Maitham Al Bahrani

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Kamal al-Deen Maitham bin Ali bin Maitham al-Bahrani (Arabic: الشيخ ميثم البحراني‎, 1238 – 1299), commonly known as Sheikh Maitham Al Bahrani (also spelt Maytham al-Bahrani) was a leading 13th Century Twelver Eastern Arabian theologian, author and philosopher. Al Bahrani wrote on Twelver doctrine, affirmed free will, the infallibility of prophets and imams, the appointed imamate of `Ali, and the occultation of the Twelfth Imam.[1] Along with Kamal al-Din Ibn Sa’adah al Bahrani, Jamal al-Din ‘Ali ibn Sulayman al-Bahrani, Maytham Al Bahrani was part of a 13th-century Bahrain school of theology that emphasised rationalism.[2]

At the same time, Maytham Al Bahrani was profoundly influenced by the disciplines of philosophy and mysticism.[3] He wrote widely on such theology related philosophical issues as epistimology and ontology.

Al Bahrani's scholarship took in both Imami and Sunni sources; according to University of Bahrain academic, Ali Al Oraibi:

Maytham expresses admiration for certain Sunni theologians and quotes Sunni traditions, to the extent that it is said in Shi’i circles that while the Sunni ibn Abi al Hadid can be mistaken for an Imami, the Imami Maytham can be mistaken for a Sunni.[4]

In the 13th Century, Twelvers - particularly mystics.[5] - were a growing influence in Bahrain, which had previously been dominated by the Ismaili Qarmatian sect.

The Bahrain school of thought's integration of philosophy and mysticism into Imami Shi'ism had an enduring legacy, influencing fourteenth century theologians such as Ibn Abi Jumhur al-Ahsai'i. Politically, the intellectual vitality of al-Bahrani and his contemporaries is credited with converting the Ilkhanid monarch, Mohammed Khudabandeh, to convert to Shi'ism and announce a Shia state.[6]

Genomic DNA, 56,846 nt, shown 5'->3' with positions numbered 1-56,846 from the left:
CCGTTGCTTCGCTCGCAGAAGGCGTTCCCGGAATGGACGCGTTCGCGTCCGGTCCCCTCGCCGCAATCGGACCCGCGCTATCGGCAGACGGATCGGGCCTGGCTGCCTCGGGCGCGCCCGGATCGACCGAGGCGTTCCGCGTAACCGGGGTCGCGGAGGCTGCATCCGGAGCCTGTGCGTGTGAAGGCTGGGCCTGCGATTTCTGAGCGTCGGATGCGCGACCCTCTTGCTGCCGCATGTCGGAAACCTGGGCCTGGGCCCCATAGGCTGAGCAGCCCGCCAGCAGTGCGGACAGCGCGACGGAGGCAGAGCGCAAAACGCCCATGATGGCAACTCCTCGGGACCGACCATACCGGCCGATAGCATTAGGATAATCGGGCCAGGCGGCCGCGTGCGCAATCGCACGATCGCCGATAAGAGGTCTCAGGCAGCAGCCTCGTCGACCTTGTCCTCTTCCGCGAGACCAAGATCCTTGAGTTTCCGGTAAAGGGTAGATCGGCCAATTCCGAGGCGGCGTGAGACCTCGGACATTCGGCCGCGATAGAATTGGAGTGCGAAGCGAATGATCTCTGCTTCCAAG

He is buried in Mahooz, Bahrain, where a shrine and mosque have been constructed.

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References[edit]

  1. ^ Juan Cole, Sacred Space and Holy War, IB Tauris, 2007 p33
  2. ^ Ali Al Oraibi, Rationalism in the school of Bahrain: a historical perspective, in Shīʻite Heritage: Essays on Classical and Modern Traditions By Lynda Clarke, Global Academic Publishing 2001 p331
  3. ^ Ali Al Oraibi, Rationalism in the school of Bahrain: a historical perspective, in Shīʻite Heritage: Essays on Classical and Modern Traditions By Lynda Clarke, Global Academic Publishing 2001 p332
  4. ^ Ali Al Oraibi, Rationalism in the school of Bahrain: a historical perspective, in Shīʻite Heritage: Essays on Classical and Modern Traditions By Lynda Clarke, Global Academic Publishing 2001 p332
  5. ^ Ali Al Oraibi, Rationalism in the school of Bahrain: a historical perspective, in Shīʻite Heritage: Essays on Classical and Modern Traditions By Lynda Clarke, Global Academic Publishing 2001 p333
  6. ^ Ali Al Oraibi, Rationalism in the school of Bahrain: a historical perspective, in Shīʻite Heritage: Essays on Classical and Modern Traditions By Lynda Clarke, Global Academic Publishing 2001 p336

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